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Bee The Change: An Interview With Detroit Hives

You never know what is going to spark inspiration. It could be nature, music, even a cold. That’s exactly what happened to Timothy Jackson. In 2016 he caught a cold that he just couldn’t shake. He found that raw honey treated his symptoms and helped him recover faster. Jackson and his partner, Nicole Lindsey, were so intrigued by the healing properties of honey, they began researching bees and beekeeping. 

In 2017, Detroit natives Jackson and Lindsey started Detroit Hives. What started as a mission to help Detroit neighborhoods is now an initiative to improve the world, for people and pollinators. Through their work, they are revitalizing Detroit and educating people about pollinators. They are proving that community can come in any size, and that all it takes is a little effort to make the world a better place. 

When we first heard about Jackson and Lindsey’s mission, we jumped at the opportunity to speak with them. We share similar philosophies, building a better world and beekeeping for the bees. We’ve truly enjoyed getting to know them. 

 

Changing the Narrative

 

Jackson and Lindsey purchased their first condemned Detroit property in 2017, turning it into an apiary. With three little hives, they set out to help bring a breath of fresh air to their city. But they soon discovered that there was so much more this project could do. 

 

“We want to change the narrative and the way people view Detroit,” Jackson says. “So many people go to Detroit and they just go to the casino or the museums or sports complexes.” There is pride in the communities that surround downtown, and Detroit Hives is giving people a reason to explore them. 

 

Originally, Jackson and Lindsey wanted to help Detroit, and now they’ve realized a new mission: Create a more sustainable world for people and pollinators through education, conservation, and awareness. At Beepods, we have a similar goal. Bee education is key in making positive changes. 

 

Bee Educated

 

“Not everyone has been exposed to honey bee or beekeeping education,” Lindsey says. So, they’ve created a space for people to visit and learn. An apiary tour starts with basic bee education and by the end you’ll be up close and personal with these buzzing pollinators (while wearing a bee suit of course!) The duo also teaches people of all ages by going to schools and giving tours of their apiaries.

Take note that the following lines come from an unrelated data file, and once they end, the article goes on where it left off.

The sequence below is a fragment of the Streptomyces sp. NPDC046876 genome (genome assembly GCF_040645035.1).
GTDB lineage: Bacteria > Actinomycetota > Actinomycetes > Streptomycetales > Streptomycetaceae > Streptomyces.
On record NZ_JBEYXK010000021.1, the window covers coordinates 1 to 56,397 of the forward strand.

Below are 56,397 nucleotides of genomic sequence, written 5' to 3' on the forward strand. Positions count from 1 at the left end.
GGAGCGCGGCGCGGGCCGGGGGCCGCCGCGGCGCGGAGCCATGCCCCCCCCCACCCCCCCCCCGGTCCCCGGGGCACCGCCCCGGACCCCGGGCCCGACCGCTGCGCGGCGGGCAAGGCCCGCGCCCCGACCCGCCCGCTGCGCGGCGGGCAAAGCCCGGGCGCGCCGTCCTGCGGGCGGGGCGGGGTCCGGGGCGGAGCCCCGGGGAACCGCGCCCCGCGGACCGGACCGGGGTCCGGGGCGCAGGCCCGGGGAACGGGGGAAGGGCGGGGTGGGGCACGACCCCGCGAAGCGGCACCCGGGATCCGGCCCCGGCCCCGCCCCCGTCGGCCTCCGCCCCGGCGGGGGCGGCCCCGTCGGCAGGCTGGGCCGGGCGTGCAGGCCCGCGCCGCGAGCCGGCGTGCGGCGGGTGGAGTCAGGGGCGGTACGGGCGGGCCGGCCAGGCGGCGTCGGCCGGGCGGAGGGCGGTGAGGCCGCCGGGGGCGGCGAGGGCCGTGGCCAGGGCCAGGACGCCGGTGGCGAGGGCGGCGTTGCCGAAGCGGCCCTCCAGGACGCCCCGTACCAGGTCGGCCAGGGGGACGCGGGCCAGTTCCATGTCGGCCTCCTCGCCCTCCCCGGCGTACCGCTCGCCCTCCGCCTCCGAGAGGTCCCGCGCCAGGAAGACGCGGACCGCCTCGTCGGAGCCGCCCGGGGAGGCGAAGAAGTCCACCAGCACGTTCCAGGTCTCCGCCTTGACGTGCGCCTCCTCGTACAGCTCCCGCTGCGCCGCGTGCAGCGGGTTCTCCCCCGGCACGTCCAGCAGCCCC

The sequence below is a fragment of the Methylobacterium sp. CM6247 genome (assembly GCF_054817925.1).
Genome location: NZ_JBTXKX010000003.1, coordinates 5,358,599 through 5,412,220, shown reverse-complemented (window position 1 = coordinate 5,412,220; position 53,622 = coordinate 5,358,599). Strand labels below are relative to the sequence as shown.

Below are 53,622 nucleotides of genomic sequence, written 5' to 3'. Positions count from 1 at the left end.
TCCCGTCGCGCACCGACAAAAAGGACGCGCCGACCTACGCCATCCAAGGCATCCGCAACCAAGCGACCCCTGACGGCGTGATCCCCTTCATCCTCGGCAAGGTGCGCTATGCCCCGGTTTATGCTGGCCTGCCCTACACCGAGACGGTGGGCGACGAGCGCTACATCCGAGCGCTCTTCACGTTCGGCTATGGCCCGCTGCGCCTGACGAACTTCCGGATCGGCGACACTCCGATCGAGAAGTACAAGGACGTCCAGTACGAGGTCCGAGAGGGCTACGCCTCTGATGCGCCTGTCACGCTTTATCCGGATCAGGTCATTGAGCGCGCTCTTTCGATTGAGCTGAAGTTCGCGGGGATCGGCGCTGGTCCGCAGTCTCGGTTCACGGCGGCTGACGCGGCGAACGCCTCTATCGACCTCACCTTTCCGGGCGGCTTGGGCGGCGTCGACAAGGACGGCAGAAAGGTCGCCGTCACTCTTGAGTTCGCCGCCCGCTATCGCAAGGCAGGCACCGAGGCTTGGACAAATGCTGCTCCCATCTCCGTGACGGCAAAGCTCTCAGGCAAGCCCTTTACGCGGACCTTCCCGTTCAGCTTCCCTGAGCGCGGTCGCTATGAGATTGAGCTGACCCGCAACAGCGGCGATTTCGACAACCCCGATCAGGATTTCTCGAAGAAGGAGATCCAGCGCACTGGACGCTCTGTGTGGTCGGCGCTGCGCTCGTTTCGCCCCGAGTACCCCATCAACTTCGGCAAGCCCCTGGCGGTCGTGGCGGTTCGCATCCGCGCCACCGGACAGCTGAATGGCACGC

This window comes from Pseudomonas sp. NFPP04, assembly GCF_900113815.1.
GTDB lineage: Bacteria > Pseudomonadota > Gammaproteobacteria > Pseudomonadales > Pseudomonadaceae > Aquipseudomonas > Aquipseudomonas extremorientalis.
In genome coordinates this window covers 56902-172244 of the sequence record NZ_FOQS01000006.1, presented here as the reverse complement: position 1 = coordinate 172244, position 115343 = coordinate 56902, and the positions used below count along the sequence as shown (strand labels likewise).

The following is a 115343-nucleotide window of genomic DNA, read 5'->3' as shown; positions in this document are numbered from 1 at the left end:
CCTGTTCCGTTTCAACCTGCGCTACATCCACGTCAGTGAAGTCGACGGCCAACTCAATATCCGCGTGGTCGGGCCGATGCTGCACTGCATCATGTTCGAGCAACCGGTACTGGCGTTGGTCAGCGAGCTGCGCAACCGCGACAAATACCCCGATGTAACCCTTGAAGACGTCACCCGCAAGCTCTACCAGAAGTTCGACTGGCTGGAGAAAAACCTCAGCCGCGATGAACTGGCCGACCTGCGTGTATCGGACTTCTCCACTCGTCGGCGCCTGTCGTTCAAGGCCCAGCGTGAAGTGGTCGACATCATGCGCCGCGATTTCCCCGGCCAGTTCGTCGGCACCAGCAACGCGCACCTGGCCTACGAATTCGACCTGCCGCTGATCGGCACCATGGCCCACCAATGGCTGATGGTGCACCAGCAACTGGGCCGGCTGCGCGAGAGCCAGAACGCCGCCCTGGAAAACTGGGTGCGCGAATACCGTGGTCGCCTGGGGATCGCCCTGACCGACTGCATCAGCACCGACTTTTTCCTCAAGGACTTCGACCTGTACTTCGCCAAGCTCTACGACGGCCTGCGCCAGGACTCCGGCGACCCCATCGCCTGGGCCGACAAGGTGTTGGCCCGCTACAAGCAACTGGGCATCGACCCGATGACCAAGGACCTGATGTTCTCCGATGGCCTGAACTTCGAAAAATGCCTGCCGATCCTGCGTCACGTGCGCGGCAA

Their lessons include what sort of forage bees look for in an urban setting, the healing benefits of honey, and why people shouldn’t be afraid of bees. 

 

“Many people see bees and run the other way,” Lindsey says. One goal of the duo’s bee education mission is to help people realize that bees are nothing to be afraid of (unless you’re highly allergic). 

 

To that, Lindsey says, “When people learn and understand bees, that fear turns into love.”

 

Conservation and Awareness

 

It’s no secret that pollinators need our help. In Detroit, many condemned properties have been turned into community gardens, which is great for both pollinators and community members. About 90% of the food grown in these gardens goes back to the communities. The other 10% goes to local restaurants. With gardens like these, the people and the pollinators in that community grow healthier, creating a more sustainable place to live. 

 

Jackson and Lindsey see the benefits urban beekeeping provides to a community and they want to spread that idea to other major cities in the US and worldwide. They created a similar program in Kansas City, Missouri called MO Hives KC. And they are already looking to expand their program internationally, starting first with Ghana. Supporting other beekeepers in your community or region is a great way to build lasting relationships and a healthy environment for the bees. 

Educating people on urban beekeeping and beekeeping in general can help them realize how we all depend on each other. Humans are one large community, and if we don’t take care of our environment then eventually we won’t have anything left. Bees depend on us just as much as we depend on them. 

 

“The most rewarding part of the work we do,” Jackson says. “Is changing the narrative of Detroit and finding ways to give back. We wouldn’t be here without our community and the bees.” 

 

Final Thoughts

 

Amazing what one cold can do, hey? Detroit Hives currently has 45 hives. Within the next few years, Jackson and Lindsey hope to establish a “hive of their own.” An official place to serve as an education and community engagement center and get Detroit labeled as a Certified Bee City. They want to spread their mission to cities around the globe to ensure a better and brighter future for everyone. 

“I want everyone to realize the importance of living things,” Jackson says. “Everything has a purpose.” 

 

To find out more about the story behind Detroit Hives, watch this video

 

If you’re interested in starting your own hive, head over to Beepods for more information. Or email us at [email protected] and we can walk you through the steps of starting your own apiary. Don’t forget to check out our blog! It’s full of resources that will help make owning your bee hive easier on you and your bees. 

 

https://www.beepods.com/5-common-misconceptions-most-first-time-beekeepers-follow-that-you-should-consider-before-getting-started-in-beekeeping/

https://www.beepods.com/your-first-hive-inspection/

https://www.beepods.com/how-to-give-supplemental-feeding/

 

*All photos provided by Detroit Hives

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Monica Cull

Monica Cull is a writer, part-time traveler, and professional concert goer.
Monica Cull
Monica Cull is a writer, part-time traveler, and professional concert goer.

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